More than 100 years after Albert Einstein published his emblematic theory of general relativity, it began to show signs of age. Now, after the most extensive general relativity test still close to the monstrous black hole in the center of our galaxy, University of California professor Andrea Gez has announced that Einstein's theory of general relativity is holding up – for now. Professor Gez said: "Einstein is right, at least for now. We can absolutely rule out Newton's law of gravity. "Our observations are consistent with Einstein's theory of general relativity.
"However, his theory definitely shows vulnerability.
"It cannot fully explain gravity inside a black hole, and at some point we will have to go beyond Einstein's theory of a more comprehensive theory of gravity that explains what a black hole is.
German-born theoretical physicist Einstein, along with Max Planck, is considered one of the two pillars of modern physics.
His theory of 1
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Scientist have suggested celestial objects as the Sun and Earth change this geometry.
Einstein's theory is the best description of how gravity works, said Professor Gez, who made direct measurements of the phenomenon near superm.
The laws of physics, including gravity, should apply everywhere in the universe, Gez said , who added that her research team is one of only two groups in the world to watch. The star, known as S0-2, orbits a full orbit in three dimensions around a supermassive black hole in the center of the Milky Way.
The full orbit takes 16 years and the mass of the black hole is about four million times larger than that of the sun.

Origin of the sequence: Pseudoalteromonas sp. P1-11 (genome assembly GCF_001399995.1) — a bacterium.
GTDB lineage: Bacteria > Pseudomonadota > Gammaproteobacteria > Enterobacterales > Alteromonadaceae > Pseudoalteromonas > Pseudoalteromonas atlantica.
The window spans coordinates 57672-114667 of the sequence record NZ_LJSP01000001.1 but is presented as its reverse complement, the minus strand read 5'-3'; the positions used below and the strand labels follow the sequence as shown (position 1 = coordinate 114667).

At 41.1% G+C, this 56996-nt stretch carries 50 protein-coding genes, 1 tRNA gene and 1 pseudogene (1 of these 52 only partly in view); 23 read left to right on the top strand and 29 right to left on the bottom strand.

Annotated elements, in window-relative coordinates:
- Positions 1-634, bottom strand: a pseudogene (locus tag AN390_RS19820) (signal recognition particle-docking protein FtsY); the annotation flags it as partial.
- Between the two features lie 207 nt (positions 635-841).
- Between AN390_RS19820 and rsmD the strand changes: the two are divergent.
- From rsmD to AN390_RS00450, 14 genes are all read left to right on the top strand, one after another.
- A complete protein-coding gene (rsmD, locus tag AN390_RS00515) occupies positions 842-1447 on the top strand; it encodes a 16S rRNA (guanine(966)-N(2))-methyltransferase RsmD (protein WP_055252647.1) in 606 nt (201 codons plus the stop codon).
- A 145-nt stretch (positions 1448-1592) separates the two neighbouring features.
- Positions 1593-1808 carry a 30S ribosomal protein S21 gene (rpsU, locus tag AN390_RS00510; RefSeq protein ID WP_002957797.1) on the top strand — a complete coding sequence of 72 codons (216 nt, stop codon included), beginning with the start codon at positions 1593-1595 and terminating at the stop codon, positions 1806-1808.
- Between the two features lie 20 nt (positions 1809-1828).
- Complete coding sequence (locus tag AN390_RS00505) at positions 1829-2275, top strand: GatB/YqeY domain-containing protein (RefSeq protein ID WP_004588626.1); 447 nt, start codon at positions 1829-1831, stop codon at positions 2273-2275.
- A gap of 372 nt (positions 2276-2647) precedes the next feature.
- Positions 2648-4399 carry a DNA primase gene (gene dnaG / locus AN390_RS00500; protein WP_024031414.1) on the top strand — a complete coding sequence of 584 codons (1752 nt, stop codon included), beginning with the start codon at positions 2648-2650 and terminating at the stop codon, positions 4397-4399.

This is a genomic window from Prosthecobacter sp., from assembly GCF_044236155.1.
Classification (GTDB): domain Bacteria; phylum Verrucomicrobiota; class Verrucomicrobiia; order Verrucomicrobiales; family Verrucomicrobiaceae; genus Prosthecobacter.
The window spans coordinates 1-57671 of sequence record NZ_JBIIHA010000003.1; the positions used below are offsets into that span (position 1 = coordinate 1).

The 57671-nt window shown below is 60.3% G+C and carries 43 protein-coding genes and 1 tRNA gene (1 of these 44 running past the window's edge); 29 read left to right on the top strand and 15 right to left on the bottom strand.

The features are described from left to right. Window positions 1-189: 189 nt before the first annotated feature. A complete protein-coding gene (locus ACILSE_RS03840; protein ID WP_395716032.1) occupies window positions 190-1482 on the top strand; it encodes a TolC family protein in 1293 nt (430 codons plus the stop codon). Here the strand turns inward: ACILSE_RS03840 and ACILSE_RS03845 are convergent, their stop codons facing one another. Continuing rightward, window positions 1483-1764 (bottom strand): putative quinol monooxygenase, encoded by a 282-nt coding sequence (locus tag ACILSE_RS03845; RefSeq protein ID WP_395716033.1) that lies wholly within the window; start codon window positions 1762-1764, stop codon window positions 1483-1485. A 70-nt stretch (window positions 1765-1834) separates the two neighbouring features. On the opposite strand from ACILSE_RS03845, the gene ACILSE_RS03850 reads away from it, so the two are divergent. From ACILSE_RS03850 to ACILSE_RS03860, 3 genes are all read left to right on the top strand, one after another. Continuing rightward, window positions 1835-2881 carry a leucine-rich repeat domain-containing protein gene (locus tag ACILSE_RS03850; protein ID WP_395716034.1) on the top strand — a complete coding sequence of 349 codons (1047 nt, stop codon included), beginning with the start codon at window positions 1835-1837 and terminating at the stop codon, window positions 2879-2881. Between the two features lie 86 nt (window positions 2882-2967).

Researchers claim that their work is the most detailed study ever made of a supermassive black hole and Einstein's theory of general relativity.
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Spectra, designated by Ghez as the "Arc of Light" by stars, show the intensity of light and provide important information about the star from which light travels.
The spectra also show the composition of the star. These data are combined with measurements that Gez and her team have made over the past 24 years.
Spectra – collected at W.M. The Hawaiian Keck Observatory, using a UCLA spectrograph built by UCLA professor James Larkin, provides a third dimension that reveals the motion of a star with a level of precision not previously achieved.
Professor Larkin's instrument takes light from a star and scatters it, just as raindrops scatter light from the sun to create an arc.
Professor Gez added: "What is so special about S0-2 is whether we have its full orbit in three dimensions.
"This is what gives us a ticket to enter general relativity tests.
"We asked how gravity behaves near a supermassive black hole and whether Einstein's theory tells us the full story.
"Seeing stars go through their full orbit provides the first opportunity to test fundamental physics using the motions of these stars. ”